131G changes in Church art to match the changes in liturgy can be ex-. peeled, and even modern abstract an wilt probably be used more for ccelesiastkal purposes, said a noted artist-priest in an interview in Albuquerque, proper aroti,ple r place," New
Fr. Walter Cassidy, whose hand-carved crucifixes and santos (saints) can be found in many New Mexico churches, said that the current liturgical reform within the Church implied a whole new attitude towards Church art For example, he said, the new liturgy places emphasis on the laity, who no longer sit in their pews detached from the worship at the altar. Churches should now be designed for a cornniunity movement indueive to a simultaneous response.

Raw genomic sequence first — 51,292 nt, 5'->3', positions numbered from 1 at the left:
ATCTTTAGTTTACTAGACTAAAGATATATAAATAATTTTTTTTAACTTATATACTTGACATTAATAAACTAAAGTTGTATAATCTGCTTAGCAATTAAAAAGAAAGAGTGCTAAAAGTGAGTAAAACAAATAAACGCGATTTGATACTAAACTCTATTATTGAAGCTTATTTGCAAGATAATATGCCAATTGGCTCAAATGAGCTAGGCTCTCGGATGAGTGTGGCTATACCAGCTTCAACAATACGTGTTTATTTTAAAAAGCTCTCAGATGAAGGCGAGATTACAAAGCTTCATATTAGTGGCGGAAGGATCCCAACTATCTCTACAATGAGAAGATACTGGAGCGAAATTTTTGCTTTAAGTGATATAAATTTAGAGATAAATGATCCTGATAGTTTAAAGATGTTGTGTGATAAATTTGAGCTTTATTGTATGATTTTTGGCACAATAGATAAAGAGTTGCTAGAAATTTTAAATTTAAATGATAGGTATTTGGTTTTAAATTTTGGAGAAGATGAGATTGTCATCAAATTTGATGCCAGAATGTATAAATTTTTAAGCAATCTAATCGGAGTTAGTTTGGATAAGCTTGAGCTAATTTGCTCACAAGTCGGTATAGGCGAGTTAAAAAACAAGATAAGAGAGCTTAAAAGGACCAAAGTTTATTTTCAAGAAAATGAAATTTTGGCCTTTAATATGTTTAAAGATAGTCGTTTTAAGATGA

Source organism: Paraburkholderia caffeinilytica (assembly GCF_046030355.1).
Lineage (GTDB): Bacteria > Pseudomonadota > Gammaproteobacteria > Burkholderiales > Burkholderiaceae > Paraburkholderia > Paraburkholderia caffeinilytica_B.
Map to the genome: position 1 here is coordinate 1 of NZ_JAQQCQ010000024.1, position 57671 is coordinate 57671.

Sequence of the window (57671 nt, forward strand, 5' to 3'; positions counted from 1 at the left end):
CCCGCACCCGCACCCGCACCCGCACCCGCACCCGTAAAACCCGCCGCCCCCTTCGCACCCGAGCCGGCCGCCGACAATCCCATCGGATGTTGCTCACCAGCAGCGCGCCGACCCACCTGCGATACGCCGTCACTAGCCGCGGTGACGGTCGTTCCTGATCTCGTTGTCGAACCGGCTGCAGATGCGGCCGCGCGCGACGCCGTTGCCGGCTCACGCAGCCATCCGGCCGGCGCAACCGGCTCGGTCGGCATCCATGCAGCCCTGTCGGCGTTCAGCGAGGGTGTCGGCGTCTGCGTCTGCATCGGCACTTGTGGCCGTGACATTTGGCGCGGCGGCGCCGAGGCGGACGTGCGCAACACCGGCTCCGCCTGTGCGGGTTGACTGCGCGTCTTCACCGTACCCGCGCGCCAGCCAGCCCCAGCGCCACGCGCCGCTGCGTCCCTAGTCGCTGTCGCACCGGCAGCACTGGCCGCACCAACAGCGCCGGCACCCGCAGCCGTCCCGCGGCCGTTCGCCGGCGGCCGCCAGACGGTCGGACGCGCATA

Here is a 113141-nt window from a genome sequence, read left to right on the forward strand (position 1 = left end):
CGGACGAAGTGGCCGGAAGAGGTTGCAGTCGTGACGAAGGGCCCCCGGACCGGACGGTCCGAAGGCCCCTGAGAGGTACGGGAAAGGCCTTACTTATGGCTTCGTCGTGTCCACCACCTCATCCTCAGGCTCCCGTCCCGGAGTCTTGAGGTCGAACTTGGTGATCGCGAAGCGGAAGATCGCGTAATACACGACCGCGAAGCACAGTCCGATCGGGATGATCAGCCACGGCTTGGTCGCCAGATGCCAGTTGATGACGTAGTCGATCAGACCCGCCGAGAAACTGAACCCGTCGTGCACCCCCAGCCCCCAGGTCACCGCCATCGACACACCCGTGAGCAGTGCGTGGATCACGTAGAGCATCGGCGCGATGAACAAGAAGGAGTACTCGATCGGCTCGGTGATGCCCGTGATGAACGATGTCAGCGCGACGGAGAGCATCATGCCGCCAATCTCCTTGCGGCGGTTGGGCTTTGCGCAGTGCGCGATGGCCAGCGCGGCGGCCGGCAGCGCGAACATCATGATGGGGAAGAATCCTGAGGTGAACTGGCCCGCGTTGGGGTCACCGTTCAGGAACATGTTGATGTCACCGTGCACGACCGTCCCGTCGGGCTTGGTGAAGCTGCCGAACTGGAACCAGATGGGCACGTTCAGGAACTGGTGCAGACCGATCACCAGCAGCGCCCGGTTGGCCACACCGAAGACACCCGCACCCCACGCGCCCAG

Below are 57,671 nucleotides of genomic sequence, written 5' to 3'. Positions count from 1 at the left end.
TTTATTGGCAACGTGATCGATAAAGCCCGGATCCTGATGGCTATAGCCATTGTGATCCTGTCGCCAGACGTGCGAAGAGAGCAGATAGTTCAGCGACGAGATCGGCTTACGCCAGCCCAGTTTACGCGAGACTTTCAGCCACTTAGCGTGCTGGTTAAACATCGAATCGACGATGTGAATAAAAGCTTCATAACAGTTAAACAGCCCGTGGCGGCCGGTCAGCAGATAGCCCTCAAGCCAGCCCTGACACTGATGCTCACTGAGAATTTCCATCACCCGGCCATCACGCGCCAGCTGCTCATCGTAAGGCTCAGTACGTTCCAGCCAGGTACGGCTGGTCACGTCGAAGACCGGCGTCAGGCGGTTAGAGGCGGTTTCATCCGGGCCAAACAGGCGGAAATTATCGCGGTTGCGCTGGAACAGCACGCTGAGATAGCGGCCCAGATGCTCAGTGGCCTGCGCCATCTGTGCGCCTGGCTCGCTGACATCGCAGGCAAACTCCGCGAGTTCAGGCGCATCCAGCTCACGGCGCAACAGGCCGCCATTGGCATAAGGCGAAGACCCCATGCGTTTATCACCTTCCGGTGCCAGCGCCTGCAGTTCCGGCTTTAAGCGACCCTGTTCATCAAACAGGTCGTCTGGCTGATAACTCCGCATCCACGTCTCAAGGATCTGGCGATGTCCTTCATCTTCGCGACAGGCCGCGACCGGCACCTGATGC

"If there are too many columns in a church, for example," he said, "they divide the people and make it difficult for a unison of response."
SUPERFLUOUS But much "representational" art in the churches must also he changed, he went on. Much "superfluous and merely pretty art" would have to be removed.
He criticised ninny examples of art as mediocre and pretentious, and said that many church statues now are mere plaster Uni
tise of representa
tive said. "It must not dominate the scene. The central thing in our churches now must be the liturgy."